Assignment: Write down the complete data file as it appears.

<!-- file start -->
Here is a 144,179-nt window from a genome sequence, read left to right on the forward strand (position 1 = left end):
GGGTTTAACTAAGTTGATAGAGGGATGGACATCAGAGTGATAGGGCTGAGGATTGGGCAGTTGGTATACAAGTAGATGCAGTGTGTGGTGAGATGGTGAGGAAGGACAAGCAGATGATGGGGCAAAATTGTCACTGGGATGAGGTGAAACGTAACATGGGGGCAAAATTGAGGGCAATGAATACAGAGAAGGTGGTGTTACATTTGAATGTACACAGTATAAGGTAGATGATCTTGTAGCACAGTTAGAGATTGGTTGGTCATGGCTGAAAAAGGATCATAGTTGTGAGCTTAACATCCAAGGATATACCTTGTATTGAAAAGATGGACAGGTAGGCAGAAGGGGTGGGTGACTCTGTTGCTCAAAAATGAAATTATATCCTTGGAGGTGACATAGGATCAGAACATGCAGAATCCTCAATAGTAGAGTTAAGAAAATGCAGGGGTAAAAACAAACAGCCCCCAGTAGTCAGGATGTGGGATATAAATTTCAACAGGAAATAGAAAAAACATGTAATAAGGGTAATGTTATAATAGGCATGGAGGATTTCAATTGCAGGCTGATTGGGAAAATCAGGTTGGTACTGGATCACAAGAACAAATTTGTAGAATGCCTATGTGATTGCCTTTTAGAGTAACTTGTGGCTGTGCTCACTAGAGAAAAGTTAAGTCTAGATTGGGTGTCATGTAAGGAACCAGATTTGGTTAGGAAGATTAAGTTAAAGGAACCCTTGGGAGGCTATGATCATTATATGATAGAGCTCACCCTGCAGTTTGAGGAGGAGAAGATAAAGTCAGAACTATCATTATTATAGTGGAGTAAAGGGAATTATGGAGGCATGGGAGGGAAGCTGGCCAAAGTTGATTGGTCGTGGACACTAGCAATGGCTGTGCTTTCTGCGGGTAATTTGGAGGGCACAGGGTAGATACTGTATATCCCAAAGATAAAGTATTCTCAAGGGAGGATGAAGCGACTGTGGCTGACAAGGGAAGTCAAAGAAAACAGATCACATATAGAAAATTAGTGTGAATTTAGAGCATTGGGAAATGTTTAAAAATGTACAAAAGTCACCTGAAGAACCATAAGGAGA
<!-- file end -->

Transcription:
Here is a 144,179-nt window from a genome sequence, read left to right on the forward strand (position 1 = left end):
GGGTTTAACTAAGTTGATAGAGGGATGGACATCAGAGTGATAGGGCTGAGGATTGGGCAGTTGGTATACAAGTAGATGCAGTGTGTGGTGAGATGGTGAGGAAGGACAAGCAGATGATGGGGCAAAATTGTCACTGGGATGAGGTGAAACGTAACATGGGGGCAAAATTGAGGGCAATGAATACAGAGAAGGTGGTGTTACATTTGAATGTACACAGTATAAGGTAGATGATCTTGTAGCACAGTTAGAGATTGGTTGGTCATGGCTGAAAAAGGATCATAGTTGTGAGCTTAACATCCAAGGATATACCTTGTATTGAAAAGATGGACAGGTAGGCAGAAGGGGTGGGTGACTCTGTTGCTCAAAAATGAAATTATATCCTTGGAGGTGACATAGGATCAGAACATGCAGAATCCTCAATAGTAGAGTTAAGAAAATGCAGGGGTAAAAACAAACAGCCCCCAGTAGTCAGGATGTGGGATATAAATTTCAACAGGAAATAGAAAAAACATGTAATAAGGGTAATGTTATAATAGGCATGGAGGATTTCAATTGCAGGCTGATTGGGAAAATCAGGTTGGTACTGGATCACAAGAACAAATTTGTAGAATGCCTATGTGATTGCCTTTTAGAGTAACTTGTGGCTGTGCTCACTAGAGAAAAGTTAAGTCTAGATTGGGTGTCATGTAAGGAACCAGATTTGGTTAGGAAGATTAAGTTAAAGGAACCCTTGGGAGGCTATGATCATTATATGATAGAGCTCACCCTGCAGTTTGAGGAGGAGAAGATAAAGTCAGAACTATCATTATTATAGTGGAGTAAAGGGAATTATGGAGGCATGGGAGGGAAGCTGGCCAAAGTTGATTGGTCGTGGACACTAGCAATGGCTGTGCTTTCTGCGGGTAATTTGGAGGGCACAGGGTAGATACTGTATATCCCAAAGATAAAGTATTCTCAAGGGAGGATGAAGCGACTGTGGCTGACAAGGGAAGTCAAAGAAAACAGATCACATATAGAAAATTAGTGTGAATTTAGAGCATTGGGAAATGTTTAAAAATGTACAAAAGTCACCTGAAGAACCATAAGGAGA